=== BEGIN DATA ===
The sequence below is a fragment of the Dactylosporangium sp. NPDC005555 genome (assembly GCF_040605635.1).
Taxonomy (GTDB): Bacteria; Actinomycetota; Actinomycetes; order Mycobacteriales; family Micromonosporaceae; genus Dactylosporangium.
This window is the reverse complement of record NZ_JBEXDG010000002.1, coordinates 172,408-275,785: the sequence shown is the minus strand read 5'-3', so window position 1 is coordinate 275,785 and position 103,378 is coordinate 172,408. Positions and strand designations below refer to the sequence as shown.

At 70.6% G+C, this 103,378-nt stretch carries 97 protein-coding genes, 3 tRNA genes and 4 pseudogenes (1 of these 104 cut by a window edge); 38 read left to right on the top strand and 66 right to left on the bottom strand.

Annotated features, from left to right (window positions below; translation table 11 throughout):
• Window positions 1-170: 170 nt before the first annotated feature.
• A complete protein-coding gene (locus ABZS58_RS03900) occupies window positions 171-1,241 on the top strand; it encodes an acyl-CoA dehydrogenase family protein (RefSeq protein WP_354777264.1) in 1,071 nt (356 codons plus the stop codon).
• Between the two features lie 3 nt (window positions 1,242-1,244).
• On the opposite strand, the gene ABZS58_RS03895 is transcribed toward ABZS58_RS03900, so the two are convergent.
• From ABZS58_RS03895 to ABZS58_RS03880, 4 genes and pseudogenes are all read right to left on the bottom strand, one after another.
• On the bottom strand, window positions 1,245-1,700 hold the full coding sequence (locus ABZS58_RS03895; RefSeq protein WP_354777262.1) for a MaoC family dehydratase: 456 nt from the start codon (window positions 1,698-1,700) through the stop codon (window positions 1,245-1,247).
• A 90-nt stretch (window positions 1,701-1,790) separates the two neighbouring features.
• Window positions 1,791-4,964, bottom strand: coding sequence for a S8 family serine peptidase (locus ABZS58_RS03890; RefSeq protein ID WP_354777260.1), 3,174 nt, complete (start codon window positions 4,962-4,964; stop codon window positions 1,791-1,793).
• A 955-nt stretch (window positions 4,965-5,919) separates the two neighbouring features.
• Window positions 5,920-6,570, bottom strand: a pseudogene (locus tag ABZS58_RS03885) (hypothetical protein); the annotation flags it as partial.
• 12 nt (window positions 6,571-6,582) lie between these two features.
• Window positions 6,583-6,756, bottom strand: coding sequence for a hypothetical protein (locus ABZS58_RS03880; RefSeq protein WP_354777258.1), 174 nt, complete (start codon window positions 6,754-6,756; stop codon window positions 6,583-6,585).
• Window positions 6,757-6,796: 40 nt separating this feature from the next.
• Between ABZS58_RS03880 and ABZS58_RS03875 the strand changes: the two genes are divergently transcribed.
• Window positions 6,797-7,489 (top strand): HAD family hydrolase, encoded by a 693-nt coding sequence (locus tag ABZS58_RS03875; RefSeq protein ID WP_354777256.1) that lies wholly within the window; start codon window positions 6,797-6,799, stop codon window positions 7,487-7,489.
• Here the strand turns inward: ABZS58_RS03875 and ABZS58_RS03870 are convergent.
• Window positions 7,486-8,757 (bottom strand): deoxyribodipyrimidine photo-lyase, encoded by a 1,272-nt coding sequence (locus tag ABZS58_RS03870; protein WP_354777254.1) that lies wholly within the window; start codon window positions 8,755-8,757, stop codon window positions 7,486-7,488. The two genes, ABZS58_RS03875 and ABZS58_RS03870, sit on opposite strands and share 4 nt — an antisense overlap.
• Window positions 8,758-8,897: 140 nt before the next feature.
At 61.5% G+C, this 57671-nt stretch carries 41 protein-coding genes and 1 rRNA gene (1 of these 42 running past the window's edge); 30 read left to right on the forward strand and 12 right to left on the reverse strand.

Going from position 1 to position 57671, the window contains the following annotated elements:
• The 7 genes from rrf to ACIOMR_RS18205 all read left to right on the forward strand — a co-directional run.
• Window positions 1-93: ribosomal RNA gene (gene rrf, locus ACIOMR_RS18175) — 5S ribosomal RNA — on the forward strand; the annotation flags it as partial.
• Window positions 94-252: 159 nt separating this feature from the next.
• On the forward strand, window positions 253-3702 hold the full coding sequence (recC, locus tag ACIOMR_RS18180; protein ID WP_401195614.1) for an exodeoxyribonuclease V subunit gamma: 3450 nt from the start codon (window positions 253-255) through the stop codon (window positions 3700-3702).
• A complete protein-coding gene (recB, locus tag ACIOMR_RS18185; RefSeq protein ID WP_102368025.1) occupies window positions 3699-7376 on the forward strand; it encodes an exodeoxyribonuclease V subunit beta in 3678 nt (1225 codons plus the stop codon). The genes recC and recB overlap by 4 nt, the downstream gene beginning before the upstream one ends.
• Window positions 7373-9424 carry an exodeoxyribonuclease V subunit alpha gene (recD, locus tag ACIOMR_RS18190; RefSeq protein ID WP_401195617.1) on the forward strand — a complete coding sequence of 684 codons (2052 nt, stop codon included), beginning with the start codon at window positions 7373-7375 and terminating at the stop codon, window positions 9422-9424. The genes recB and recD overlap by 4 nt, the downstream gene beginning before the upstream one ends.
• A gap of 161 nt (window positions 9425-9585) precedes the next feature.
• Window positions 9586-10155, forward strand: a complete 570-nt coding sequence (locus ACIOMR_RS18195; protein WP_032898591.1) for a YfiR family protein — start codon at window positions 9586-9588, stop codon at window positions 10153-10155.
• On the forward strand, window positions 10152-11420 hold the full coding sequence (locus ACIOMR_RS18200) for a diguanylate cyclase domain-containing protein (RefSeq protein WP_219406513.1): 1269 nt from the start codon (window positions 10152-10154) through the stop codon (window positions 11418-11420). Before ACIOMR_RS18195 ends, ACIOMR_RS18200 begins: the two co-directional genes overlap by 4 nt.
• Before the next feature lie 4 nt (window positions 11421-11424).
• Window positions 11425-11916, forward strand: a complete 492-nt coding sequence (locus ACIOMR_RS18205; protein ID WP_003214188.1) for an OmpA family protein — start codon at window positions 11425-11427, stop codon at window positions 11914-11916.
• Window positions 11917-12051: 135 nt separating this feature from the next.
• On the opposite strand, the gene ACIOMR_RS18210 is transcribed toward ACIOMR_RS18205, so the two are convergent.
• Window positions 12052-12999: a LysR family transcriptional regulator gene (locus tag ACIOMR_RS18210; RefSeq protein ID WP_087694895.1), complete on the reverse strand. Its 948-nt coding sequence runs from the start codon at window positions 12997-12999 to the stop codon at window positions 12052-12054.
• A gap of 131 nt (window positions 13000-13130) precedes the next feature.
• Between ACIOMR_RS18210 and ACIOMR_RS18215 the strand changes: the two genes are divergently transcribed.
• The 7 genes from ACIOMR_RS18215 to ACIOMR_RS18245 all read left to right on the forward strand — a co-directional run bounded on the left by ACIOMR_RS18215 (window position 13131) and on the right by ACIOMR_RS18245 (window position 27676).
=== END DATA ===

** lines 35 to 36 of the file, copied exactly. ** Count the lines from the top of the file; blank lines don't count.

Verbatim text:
• Before the next feature lie 4 nt (window positions 11421-11424).
• Window positions 11425-11916, forward strand: a complete 492-nt coding sequence (locus ACIOMR_RS18205; protein ID WP_003214188.1) for an OmpA family protein — start codon at window positions 11425-11427, stop codon at window positions 11914-11916.